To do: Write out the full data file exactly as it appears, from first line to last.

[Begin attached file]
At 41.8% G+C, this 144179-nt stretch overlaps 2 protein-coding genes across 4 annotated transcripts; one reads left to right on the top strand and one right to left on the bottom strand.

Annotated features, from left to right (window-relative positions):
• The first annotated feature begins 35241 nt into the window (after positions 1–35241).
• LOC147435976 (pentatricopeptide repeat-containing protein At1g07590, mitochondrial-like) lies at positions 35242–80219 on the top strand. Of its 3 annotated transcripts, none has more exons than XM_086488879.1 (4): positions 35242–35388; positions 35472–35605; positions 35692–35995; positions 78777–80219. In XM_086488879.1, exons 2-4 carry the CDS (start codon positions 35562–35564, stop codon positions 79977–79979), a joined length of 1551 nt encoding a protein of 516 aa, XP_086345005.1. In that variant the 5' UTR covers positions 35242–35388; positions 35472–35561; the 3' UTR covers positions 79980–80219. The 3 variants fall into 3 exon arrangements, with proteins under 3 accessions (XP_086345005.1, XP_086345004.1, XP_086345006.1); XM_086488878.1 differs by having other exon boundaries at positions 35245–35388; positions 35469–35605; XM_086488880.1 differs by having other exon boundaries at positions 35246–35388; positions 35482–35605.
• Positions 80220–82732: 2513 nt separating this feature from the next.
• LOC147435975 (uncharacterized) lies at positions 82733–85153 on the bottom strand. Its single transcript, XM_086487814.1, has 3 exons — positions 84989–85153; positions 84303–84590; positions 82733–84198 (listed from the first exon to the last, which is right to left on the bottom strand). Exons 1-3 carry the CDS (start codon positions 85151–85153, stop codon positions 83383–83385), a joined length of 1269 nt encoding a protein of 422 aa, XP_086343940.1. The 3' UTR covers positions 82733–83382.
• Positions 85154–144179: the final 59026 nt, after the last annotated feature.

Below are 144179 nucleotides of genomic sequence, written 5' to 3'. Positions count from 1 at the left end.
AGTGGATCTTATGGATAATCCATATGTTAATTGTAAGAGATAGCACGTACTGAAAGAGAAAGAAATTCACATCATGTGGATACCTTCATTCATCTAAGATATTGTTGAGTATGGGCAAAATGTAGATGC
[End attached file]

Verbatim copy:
At 41.8% G+C, this 144179-nt stretch overlaps 2 protein-coding genes across 4 annotated transcripts; one reads left to right on the top strand and one right to left on the bottom strand.

Annotated features, from left to right (window-relative positions):
• The first annotated feature begins 35241 nt into the window (after positions 1–35241).
• LOC147435976 (pentatricopeptide repeat-containing protein At1g07590, mitochondrial-like) lies at positions 35242–80219 on the top strand. Of its 3 annotated transcripts, none has more exons than XM_086488879.1 (4): positions 35242–35388; positions 35472–35605; positions 35692–35995; positions 78777–80219. In XM_086488879.1, exons 2-4 carry the CDS (start codon positions 35562–35564, stop codon positions 79977–79979), a joined length of 1551 nt encoding a protein of 516 aa, XP_086345005.1. In that variant the 5' UTR covers positions 35242–35388; positions 35472–35561; the 3' UTR covers positions 79980–80219. The 3 variants fall into 3 exon arrangements, with proteins under 3 accessions (XP_086345005.1, XP_086345004.1, XP_086345006.1); XM_086488878.1 differs by having other exon boundaries at positions 35245–35388; positions 35469–35605; XM_086488880.1 differs by having other exon boundaries at positions 35246–35388; positions 35482–35605.
• Positions 80220–82732: 2513 nt separating this feature from the next.
• LOC147435975 (uncharacterized) lies at positions 82733–85153 on the bottom strand. Its single transcript, XM_086487814.1, has 3 exons — positions 84989–85153; positions 84303–84590; positions 82733–84198 (listed from the first exon to the last, which is right to left on the bottom strand). Exons 1-3 carry the CDS (start codon positions 85151–85153, stop codon positions 83383–83385), a joined length of 1269 nt encoding a protein of 422 aa, XP_086343940.1. The 3' UTR covers positions 82733–83382.
• Positions 85154–144179: the final 59026 nt, after the last annotated feature.

Below are 144179 nucleotides of genomic sequence, written 5' to 3'. Positions count from 1 at the left end.
AGTGGATCTTATGGATAATCCATATGTTAATTGTAAGAGATAGCACGTACTGAAAGAGAAAGAAATTCACATCATGTGGATACCTTCATTCATCTAAGATATTGTTGAGTATGGGCAAAATGTAGATGC